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Bucs favor speed over size on defense

At 297 pounds, Bucs defensive tackle Clinton McDonald is much lighter than the 300-plus-pounders of other NFC South teams.

DANIEL WALLACE | Times

At 297 pounds, Bucs defensive tackle Clinton McDonald is much lighter than the 300-plus-pounders of other NFC South teams.

TAMPA — The Bucs hope to make 2014 very different from 2013 in many ways, but one interesting change looks to be a smaller, faster front seven.

Speed on defense is a trademark of coach Lovie Smith, and depth chart analysis by philly.com had the Bucs with the second-lightest front seven in the NFL — the lightest, if you correctly move tackle Clinton McDonald into the starting lineup.

The Super Bowl champion Seahawks have the sixth-lightest front seven in the rankings, with the Colts and 49ers, two other playoff teams last season, also among the eight lightest.

Though the Bucs have 13 offensive linemen listed at 300 pounds or more, they have just one defensive player above 300, second-year tackle Akeem Spence (307). Compare that to the Ravens, who have three tackles over 335, and the Jets, who have three over 345.

The Bucs' slimmer look comes as the rest of the NFC South invests in bulk. Carolina started 2013 first-round draft pick Star Lotulelei in every game last season at tackle at 315 pounds. The Saints used a third-round pick last year on 359-pound John Jenkins, and the Falcons gave a $33 million ($14 million guaranteed) free agent deal to veteran Paul Soliai, who weighs 340.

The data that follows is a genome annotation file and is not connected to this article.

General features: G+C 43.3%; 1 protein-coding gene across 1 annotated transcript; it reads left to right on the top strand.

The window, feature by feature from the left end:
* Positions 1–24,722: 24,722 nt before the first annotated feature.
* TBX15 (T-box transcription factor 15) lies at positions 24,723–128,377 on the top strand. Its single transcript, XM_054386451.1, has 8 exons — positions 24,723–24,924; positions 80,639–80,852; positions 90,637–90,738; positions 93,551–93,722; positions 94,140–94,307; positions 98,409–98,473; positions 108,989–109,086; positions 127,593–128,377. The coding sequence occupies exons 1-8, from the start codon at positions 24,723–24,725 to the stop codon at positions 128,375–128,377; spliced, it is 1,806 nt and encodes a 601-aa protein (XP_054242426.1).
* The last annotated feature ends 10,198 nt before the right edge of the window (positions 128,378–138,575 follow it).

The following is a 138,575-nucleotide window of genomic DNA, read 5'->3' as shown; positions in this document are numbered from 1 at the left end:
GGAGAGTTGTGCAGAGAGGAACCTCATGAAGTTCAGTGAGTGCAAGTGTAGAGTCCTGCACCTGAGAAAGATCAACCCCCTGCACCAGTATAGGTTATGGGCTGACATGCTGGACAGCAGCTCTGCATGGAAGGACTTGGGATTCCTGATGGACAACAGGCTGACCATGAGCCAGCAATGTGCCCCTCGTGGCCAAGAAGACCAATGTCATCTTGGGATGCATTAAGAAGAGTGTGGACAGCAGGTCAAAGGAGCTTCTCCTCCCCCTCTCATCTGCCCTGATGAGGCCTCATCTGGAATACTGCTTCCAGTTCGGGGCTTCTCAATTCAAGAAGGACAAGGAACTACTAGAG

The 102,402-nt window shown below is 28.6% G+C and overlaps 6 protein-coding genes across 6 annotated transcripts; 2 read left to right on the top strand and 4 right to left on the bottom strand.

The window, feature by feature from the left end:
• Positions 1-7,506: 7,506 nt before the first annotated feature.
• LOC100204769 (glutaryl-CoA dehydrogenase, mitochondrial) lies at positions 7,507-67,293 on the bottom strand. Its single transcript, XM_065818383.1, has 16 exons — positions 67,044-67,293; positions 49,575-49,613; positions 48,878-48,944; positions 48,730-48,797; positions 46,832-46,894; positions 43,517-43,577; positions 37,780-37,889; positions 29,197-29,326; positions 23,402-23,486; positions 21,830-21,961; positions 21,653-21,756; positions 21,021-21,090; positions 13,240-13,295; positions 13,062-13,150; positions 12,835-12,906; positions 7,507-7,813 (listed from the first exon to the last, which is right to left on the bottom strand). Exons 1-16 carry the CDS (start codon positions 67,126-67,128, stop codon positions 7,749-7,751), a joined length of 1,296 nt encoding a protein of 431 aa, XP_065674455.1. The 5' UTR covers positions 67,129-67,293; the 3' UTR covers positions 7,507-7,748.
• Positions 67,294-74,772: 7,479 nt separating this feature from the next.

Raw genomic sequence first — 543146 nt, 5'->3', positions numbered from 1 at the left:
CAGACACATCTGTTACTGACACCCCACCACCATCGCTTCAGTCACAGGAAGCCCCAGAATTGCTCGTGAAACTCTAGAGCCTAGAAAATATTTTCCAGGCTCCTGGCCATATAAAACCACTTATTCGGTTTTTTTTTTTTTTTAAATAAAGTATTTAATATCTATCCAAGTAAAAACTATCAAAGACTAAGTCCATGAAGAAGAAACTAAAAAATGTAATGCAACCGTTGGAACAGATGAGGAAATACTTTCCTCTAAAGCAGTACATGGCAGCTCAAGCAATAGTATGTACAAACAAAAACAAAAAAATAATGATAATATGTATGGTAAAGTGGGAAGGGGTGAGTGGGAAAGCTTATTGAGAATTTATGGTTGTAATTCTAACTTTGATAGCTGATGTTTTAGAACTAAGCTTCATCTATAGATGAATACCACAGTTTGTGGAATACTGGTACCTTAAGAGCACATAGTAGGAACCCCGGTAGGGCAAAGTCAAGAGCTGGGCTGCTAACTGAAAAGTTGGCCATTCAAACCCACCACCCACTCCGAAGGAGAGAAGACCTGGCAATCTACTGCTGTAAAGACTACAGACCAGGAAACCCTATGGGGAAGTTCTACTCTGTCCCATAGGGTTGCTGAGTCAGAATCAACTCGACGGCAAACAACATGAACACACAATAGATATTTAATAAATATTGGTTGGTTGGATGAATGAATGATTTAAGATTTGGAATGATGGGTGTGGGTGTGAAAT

Choosing speed over size appears to be the Bucs' preference. One of the most intriguing names in this summer's supplemental draft is Lakendrick Ross, a tackle who checks in at 6 feet 5, 360 pounds. He played at Virginia-Lynchburg, where the Bucs found undrafted rookie corner Keith Lewis, and has a local agent, Brandon's Glen Lansky.

Just the same, as of Thursday, the Bucs were one of just four teams that hadn't contacted Lansky about Ross, who will work out for scouts Monday and is likely to go to a 3-4 defense as a run-stopper.

GOOD MODEL: It's no coincidence that Bucs rookie WR Mike Evans is working out in Miami with Bears WR Brandon Marshall. Evans (6-5, 231) is often compared to Marshall (6-4, 230), who played for Smith in his final season with the Bears and finished in the NFL's top five in catches, yards and touchdown catches.

Marshall worked with Bucs QB Josh McCown last season, combining with 6-3 Alshon Jeffery for one of the league's best 1-2 receiver combos. And Evans will seek the same "Twin Towers" magic with the 6-5 Vincent Jackson this fall.

NEW LOOK: After Saints star Jimmy Graham lost an arbitration ruling last week in his effort to be franchise-tagged as a receiver for compensation instead of a tight end, Bucs rookie Austin Seferian-Jenkins jokingly changed his Twitter bio to say he is a "WR" and not a "TE." Part of the arbitrator's explanation for his decision was that Graham identified himself as a tight end on his Twitter page. Browns star Cameron Jordan, in line for a new contract and with a similar issue as Graham, changed his Twitter bio to "Pro Bowl pass catcher."

Contact Greg Auman at auman@tampabay.com and (813) 226-3346. Follow @gregauman.

Bucs favor speed over size on defense 07/05/14 [Last modified: Saturday, July 5, 2014 7:50pm]
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